Medicare provides a national health care system for seniors of 65 and over. Some people older than 60 can be eligible for Medicare, including disabled individuals with permanent kidney problems. These subsidies help cover the medical costs, but they don't cover most long-standing costs, or all medical costs. It's your choice to have Medicare covered.
You can obtain your own Medicare Supplement insurance from a private company to pay for your premium. These "bundled" plans include Medicare Part A (Hospital Insurance) Part A covers inpatient hospital stays, care in a skilled nursing facility, hospice care, and some home health care. Related Resources Getting care & drugs in disasters or emergencies Find out who to call about Medicare options, claims and more.
Medicare allows people to pick and choose what coverage is offered. When a patient enrolls they have to decide how they are eligible to be covered by Medicare. After you are enrolled, they will send you a Welcome to Medicare packet in the mail with your Medicare card.
You will also receive the Medicare & You handbook, with important information about your Medicare coverage choices. Medicare prescription drug coverage (Part D) Medicare drug coverage helps pay for prescription drugs you need.
What Medicare health plans cover Medicare health plans include Medicare Advantage, Medical Savings Account (MSA), Medicare Cost plans, PACE, MTM Preventive & screening services Part B covers many preventive services. Most Medicare Advantage Plans include drug coverage (Part D). In most cases, you'll need to use health care providers who participate in the plan's network.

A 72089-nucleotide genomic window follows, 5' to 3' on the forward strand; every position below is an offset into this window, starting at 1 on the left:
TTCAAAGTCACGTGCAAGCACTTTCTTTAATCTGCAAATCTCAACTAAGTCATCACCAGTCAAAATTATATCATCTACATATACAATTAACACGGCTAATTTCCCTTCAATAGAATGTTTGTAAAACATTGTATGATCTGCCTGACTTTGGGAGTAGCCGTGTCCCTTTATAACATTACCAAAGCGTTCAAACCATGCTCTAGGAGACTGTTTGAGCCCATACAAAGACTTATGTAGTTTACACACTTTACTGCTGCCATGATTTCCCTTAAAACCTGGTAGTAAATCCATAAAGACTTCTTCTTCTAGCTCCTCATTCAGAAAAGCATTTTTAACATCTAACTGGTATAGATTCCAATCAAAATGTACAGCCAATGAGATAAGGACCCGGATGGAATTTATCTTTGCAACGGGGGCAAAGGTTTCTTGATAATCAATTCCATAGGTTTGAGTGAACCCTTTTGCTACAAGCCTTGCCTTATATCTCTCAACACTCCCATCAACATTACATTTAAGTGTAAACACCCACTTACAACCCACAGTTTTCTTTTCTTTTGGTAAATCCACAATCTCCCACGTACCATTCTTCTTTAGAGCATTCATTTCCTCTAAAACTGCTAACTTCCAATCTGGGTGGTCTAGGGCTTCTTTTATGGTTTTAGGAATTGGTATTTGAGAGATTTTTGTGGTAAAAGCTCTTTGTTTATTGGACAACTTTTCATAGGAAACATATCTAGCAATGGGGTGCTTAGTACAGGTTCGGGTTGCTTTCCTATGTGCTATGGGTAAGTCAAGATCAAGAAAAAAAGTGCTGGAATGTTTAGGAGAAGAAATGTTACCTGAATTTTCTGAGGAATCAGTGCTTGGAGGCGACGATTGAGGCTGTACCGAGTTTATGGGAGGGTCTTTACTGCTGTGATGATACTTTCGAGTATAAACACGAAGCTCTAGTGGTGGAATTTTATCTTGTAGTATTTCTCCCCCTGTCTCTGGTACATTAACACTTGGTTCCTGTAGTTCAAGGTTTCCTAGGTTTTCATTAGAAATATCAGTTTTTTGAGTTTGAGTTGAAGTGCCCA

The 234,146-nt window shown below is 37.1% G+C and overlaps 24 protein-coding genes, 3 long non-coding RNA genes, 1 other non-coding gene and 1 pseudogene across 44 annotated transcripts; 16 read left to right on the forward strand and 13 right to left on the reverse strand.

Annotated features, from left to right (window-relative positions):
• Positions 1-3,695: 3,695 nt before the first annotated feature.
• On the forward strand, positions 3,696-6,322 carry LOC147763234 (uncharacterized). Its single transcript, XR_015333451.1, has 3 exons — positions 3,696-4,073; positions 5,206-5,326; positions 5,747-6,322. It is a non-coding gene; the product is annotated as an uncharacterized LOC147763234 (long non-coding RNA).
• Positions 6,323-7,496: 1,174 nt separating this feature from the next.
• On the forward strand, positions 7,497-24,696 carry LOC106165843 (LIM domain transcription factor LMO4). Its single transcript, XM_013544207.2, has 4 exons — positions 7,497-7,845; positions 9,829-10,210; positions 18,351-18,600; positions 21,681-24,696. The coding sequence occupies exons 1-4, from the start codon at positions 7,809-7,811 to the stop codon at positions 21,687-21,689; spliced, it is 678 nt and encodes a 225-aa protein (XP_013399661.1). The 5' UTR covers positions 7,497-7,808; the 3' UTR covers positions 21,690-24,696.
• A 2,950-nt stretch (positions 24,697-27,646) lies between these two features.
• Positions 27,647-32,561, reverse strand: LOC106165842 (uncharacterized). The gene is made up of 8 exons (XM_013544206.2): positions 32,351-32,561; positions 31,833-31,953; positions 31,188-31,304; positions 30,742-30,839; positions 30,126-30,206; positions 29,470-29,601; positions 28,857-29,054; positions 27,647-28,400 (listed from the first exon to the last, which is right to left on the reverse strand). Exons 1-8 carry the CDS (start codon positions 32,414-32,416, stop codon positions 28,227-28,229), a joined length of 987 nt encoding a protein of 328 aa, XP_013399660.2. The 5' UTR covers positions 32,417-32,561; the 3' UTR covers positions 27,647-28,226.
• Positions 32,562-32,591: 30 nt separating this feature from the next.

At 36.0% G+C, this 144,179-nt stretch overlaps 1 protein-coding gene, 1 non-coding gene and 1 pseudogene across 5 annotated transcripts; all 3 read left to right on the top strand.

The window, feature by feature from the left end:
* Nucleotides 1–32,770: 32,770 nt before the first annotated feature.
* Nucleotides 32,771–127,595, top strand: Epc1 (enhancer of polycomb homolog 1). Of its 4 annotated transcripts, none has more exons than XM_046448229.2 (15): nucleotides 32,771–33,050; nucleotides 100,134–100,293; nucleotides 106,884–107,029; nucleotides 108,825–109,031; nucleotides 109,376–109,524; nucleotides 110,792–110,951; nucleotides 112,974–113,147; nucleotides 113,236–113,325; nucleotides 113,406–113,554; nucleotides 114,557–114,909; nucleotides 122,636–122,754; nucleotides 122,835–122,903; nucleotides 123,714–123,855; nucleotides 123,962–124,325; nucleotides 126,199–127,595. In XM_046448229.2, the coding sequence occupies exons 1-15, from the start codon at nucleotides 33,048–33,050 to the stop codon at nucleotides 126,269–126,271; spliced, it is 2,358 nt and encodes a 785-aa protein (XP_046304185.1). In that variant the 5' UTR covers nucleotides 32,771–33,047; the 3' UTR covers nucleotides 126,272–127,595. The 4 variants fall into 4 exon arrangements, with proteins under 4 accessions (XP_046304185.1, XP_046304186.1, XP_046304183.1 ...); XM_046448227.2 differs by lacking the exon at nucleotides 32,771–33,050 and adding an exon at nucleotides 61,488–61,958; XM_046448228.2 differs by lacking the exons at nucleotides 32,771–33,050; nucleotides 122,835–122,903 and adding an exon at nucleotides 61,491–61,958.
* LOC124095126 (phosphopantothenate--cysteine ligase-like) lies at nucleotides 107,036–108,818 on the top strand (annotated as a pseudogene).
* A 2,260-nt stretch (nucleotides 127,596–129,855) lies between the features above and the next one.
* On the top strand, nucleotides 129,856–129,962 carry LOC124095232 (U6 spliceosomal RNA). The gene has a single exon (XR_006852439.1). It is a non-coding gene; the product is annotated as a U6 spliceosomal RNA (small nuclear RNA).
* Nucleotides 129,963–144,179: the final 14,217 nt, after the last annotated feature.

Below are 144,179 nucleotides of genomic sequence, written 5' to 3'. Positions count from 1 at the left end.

Generally, Medicare is available for people age 65 or older, younger people with disabilities and people with End Stage Renal Disease (permanent kidney failure requiring dialysis or transplant).
Medicare has two parts, Part A (Hospital Insurance) and Part B (Medicare Insurance). You are eligible for premium-free Part A if you are age 65 or older and you or your spouse worked and paid Medicare taxes for at least 10 years. You can get Part A at age 65 without having to pay premiums if:
To find out if you are eligible and your expected premium, go the Medicare.gov eligibility tool.
If you (or your spouse) did not pay Medicare taxes while you worked, and you are age 65 or older and a citizen or permanent resident of the United States, you may be able to buy Part A. If you are under age 65, you can get Part A without having to pay premiums if:
While most people do not have to pay a premium for Part A, everyone must pay for Part B if they want it. This monthly premium is deducted from your Social Security, Railroad Retirement, or Civil Service Retirement check. If you do not get any of these payments, Medicare sends you a bill for your Part B premium every 3 months.
Since January 1, 2006, everyone with Medicare, regardless of income, health status, or prescription drug usage has had access to prescription drug coverage. For more information, you may wish to visit the Prescription Drug Coverage site. Medicare Advantage Plans have yearly contracts with Medicare and must follow Medicare's coverage rules.
Individuals are eligible for premium-free Part A if they receive regular dialysis treatments or a kidney transplant, have filed an application for Medicare, and meet 1 of the following conditions:
Part A coverage begins:
Most people get Part A for free, but some have to pay a premium for this coverage.